Friday, August 14, 2015
The Books in my Bathroom
I have recently finished decorating my bathroom. It is now fit to be seen in public, and the completion of a little plumbing that needed doing has meant I have been able to replace the shelf you see in the picture, and thus have somewhere to put the books that are on it. For some weeks they have been in a heap in my wardrobe. Yes, I know it's such a bloke thing to read on the loo; although I get the impression that women do as well, they just won't admit it and certainly wouldn't go as far as keeping books in the bathroom. This post was actually prompted by a recent Tumblr thing of people posting ten books which had stayed with them, and this is the Hound's version – you will notice the complete absence of classics.
In my own case, the bathroom is more or less the only place I read nowadays. I was a very bookish child, and up to about five years ago I was a voracious reader – until I sold them or gave them away, realising that I will never read to the extent I used to, my house was full of shelves of books. The event that stopped me five years ago was that I was diagnosed with glaucoma – probably misdiagnosed in reality, since my present diagnosis is ocular hypertension. I will be on medication for this for the rest of my life, but when first diagnosed I was on latanoprost drops, which both damaged the surface of my eye, and so irritated my eyes that I was dying most days to tear my eyes out of my head. The movement left to right necessitated by reading was particularly painful, and so I rather got out of reading. Fortunately I was able to move on to another long-term interest, cult TV shows, a witchly example for me of adapting to circumstances and making life liveable. These circumstances combined with my problem with depression and accompanying problems with concentration, mean I have read very few books in those years. Certainly not novels – find I can no longer keep on with them, although in the past few years I have re-read novels by Margery Allingham, Edmund Crispin, Jasper Fforde, and Terry Pratchett, when the mood has taken me.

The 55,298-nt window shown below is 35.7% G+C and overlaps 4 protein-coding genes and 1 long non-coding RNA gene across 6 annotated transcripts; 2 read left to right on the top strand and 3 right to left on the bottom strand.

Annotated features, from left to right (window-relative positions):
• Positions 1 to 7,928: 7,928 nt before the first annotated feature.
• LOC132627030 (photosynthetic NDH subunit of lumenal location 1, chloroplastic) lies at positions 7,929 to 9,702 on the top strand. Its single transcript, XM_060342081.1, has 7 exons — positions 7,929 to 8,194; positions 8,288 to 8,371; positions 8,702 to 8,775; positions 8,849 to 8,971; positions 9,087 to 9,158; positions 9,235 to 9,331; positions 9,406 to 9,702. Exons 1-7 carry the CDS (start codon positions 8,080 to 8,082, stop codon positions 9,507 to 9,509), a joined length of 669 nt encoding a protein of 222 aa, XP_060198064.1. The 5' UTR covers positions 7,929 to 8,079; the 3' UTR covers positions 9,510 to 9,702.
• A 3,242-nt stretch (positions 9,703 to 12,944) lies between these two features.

These also tend to be in electronic form by and large, so that my one remaining bookcase is mostly populated by box sets of DVDs these days. The books I keep are usually books which are of some personal significance. I have a number of what I would consider the better books about magic, which would be expensive to buy again or difficult to find in libraries. These are mainly ones which have been personally influential to me: Laurie Cabot's Power of the Witch, which was the first book I read in my first foray into practical witchcraft; Phyllis Curott's Witch Crafting, Kaldera and Schwartzstein's Urban Primitive, Budapest's Holy Book of Women's Mysteries. I also keep some of the magical classics at hand for reference: Crowley's Magick, Regardie's The Golden Dawn, Aradia, and so on.
I have chosen to depict the books in the bathroom because they are books I dip into, or (I will admit it) books I either really want to read or about subjects I want to get my head round. Leaving these books by the bedside simply does not make me pick them up and read them. I will just enlarge upon a view of them.
Beneath the Bull Ring is a fairly academic tome about excavations of three sites during the redevelopment of the Bull Ring. In my impatient way I am tending to fast forward to the conclusions in each section, but this book is a major reminder that I am living a stone's throw from the site of the manor of the de Bermingham family (covered now by the wholesale market). Some of their tombs remain in St Martin's, should you want to see them. I have discovered that the clue to approaching history for me is to get the feel of it – I am approaching this book as a series of snapshots of different times in the city's history, so that I can walk around the city getting the feeling of those times and visualising what the city would have been like then.
The Palmistry Bible is there because I'm going to learn the theory of palmistry if it kills me, but I'm having real difficulties getting it to stick. This has been very much my experience when I have tried to learn Greek, that it just doesn't take. Latin is always like coming home, as is the theory of the tarot. Hmmm… I wonder what this says about me.
The rest are mainly 'light' books, perfect to dip into on the loo, but there is also Heavy Words Lightly Thrown, about the real meaning of many nursery rhymes, and the book you can't quite see is a book of old photographs of Digbeth, Highgate, and Deritend.
The book called Apartheid – The Lighter Side, was a supposedly funny book published about apartheid in the 1980s. Nowadays the only things which make you laugh are how truly ridiculous the example adduced therein (see, I've read books) really are. It gives the example of a woman who was legally three different ethnic groups in a year, the wonderful one of a bus where the seats were divided differently according to which part of the route it was on and the conductor had to change the apartheid signs accordingly, and the twenty page South African Railways instructions for making a sandwich.